Wojtek the Bear and WWII

Ben Waldron for ABC OTUS News, July 13, 2012:

It’s a story worthy of a Hollywood adaptation. A cuddly bear cub, orphaned in the mountains ofnorthern Iran, grows up to become a soldier in the Polish army and helps fight the Nazis during World War II.

“Wojtek” the bear, Polish for “The Smiling Warrior” or “He Who Enjoys War,” continues to be honored today, German news magazine Der Spiegel reports.

According to legend, the bear was rescued by a young boy in the mountains of northern Iran after hunters had shot the cub’s mother, and was later sold to the Polish army.

The soldiers were part of the so-called “Anders Army,” a unit composed of Polish prisoners of warreleased by the Soviet Union after it was attacked by Germany, and the cuddly bear cub provided an instant morale boost for the soldiers, many of whom had endured Soviet internment camps.

The troops treated Wojtek like one of their own. “He was just like a dog,” said Polish Veteran Augustyn Karolewski to the BBC in 2008, adding “He drank a beer like any man” and reportedly had a taste for cigarettes, which he would swallow whole.

When “Anders Army” was scheduled to be transferred to Naples to join the allied campaign in Italy, Wojtek was initially denied passage because port officers in Alexandria, Egypt, said only soldiers could make the journey and refused to allow wild animals on board.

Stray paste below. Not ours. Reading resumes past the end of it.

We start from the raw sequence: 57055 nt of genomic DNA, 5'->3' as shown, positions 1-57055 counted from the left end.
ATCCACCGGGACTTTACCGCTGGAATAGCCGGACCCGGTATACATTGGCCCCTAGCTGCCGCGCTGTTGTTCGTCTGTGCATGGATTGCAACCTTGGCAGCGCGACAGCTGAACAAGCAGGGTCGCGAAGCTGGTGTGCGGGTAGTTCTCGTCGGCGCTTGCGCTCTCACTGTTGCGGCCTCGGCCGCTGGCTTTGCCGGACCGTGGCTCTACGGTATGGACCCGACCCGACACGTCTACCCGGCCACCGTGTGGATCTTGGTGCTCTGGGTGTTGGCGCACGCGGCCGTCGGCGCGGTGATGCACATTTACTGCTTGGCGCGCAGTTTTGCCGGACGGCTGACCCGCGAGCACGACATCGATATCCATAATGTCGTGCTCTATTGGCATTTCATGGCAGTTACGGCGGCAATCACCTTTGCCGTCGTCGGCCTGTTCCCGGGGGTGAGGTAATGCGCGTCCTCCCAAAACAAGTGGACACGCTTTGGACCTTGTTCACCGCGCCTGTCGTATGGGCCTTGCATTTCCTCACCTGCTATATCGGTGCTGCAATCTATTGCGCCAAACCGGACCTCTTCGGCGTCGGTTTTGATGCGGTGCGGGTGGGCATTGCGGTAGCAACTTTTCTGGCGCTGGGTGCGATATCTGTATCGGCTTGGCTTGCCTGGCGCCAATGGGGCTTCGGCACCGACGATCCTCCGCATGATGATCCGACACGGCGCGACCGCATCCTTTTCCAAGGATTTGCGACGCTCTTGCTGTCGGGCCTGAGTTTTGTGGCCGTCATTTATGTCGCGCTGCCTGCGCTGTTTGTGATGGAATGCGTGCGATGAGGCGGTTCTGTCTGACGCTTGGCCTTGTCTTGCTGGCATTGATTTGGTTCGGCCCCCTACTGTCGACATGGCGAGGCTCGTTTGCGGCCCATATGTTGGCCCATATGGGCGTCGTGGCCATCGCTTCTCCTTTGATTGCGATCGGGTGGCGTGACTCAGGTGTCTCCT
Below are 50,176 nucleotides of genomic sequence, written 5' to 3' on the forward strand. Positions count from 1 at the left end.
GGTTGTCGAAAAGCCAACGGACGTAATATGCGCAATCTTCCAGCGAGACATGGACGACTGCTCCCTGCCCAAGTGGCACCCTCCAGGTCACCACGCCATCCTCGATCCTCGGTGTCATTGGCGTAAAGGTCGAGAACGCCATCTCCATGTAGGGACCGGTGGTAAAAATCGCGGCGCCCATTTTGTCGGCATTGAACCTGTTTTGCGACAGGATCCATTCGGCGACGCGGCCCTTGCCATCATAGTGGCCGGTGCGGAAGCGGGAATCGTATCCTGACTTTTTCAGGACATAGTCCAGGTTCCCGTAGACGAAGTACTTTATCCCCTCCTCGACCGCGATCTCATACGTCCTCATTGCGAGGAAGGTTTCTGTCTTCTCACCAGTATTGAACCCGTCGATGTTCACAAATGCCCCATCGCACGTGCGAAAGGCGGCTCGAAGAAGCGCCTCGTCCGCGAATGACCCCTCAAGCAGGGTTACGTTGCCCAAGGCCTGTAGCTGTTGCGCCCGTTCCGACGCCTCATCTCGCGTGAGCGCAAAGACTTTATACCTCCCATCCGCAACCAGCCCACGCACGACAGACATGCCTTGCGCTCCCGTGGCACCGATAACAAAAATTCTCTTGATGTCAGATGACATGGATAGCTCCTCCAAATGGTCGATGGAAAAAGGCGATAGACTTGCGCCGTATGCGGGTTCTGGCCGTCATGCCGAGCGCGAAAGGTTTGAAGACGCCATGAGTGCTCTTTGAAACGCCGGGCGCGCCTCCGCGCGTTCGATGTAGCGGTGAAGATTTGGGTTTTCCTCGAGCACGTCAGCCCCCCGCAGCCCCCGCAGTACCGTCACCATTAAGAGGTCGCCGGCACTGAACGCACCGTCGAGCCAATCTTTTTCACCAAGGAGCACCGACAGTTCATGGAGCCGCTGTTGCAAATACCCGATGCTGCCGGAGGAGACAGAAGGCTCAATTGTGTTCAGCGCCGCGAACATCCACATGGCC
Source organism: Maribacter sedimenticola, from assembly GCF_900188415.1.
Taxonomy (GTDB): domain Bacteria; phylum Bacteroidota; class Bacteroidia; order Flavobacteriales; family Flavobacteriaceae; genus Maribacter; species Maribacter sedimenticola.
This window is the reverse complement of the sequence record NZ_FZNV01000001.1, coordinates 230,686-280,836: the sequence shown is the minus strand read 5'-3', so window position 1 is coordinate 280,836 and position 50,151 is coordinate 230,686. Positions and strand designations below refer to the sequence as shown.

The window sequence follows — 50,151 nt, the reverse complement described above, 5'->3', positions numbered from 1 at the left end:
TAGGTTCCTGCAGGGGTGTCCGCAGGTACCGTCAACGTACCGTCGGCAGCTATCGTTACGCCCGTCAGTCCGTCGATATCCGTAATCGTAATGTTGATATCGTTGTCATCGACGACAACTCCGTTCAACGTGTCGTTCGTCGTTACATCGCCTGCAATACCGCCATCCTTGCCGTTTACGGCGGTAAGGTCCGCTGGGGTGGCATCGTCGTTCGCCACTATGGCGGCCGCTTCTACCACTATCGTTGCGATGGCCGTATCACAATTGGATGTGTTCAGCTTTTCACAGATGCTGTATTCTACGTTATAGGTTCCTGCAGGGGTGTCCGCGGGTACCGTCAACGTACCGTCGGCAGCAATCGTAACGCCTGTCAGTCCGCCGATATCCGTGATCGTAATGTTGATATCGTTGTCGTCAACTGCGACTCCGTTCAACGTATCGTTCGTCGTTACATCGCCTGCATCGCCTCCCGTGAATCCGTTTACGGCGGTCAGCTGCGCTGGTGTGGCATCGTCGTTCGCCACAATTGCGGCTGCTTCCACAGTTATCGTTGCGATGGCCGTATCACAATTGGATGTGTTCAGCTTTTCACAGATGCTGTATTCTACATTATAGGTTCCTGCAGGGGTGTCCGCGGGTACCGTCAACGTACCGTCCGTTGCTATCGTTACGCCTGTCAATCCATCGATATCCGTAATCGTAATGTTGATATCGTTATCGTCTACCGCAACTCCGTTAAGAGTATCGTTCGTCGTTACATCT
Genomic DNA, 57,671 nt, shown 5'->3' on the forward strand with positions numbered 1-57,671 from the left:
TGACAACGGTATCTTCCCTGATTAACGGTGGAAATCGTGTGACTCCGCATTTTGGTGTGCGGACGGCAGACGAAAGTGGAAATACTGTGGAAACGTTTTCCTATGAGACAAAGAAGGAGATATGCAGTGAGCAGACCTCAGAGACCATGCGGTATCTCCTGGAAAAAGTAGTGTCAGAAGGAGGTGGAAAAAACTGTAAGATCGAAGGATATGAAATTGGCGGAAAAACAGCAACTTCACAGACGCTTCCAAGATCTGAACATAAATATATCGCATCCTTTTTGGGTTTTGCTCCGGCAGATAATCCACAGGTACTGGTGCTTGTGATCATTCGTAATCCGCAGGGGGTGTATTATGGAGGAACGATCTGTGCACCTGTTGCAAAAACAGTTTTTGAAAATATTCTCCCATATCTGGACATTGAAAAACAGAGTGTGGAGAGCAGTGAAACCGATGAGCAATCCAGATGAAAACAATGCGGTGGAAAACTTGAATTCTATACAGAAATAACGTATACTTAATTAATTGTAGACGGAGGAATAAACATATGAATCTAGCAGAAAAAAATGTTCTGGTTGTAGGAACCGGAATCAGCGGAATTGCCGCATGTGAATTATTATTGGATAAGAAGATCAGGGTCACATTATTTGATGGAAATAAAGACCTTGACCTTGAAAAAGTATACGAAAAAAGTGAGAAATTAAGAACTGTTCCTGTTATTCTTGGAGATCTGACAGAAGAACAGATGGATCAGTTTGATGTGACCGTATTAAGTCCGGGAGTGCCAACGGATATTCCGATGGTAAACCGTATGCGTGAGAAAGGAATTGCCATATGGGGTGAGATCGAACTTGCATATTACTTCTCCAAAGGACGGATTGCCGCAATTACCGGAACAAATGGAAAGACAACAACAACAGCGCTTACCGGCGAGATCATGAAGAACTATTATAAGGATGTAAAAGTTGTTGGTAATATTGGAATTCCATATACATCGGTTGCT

The solution? The soldiers made Wojtek an official soldier, complete with a service number and rank.

‘”Corporal” Wojtek reputedly saw combat at the bloody Battle of Monte Cassino in the Spring of 1944. By then, he had grown into a 6-feet, 485 pound bear. Resolved to take advantage of Wojtek’s strength,soldiers trained him to carry heavy crates of artillery rounds. One British veteran was reportedly shocked to see a large brown bear calmly carrying mortar rounds past him during the battle, Der Spiegel reported.

The company soon changed its official emblem to one showing a bear carrying a massive artillery shell.

After the war, Wojtek eventually found a home at the Edinburgh Zoo, where he was a huge draw until his death in 1963 at the age of 22. Today, the unusual bear is remembered fondly as a symbol of solidarity between Poland and Scotland.

A documentary has also been made about Wojtek’s extraordinary journey titled, “Wojtek – The Bear That Went to War.”

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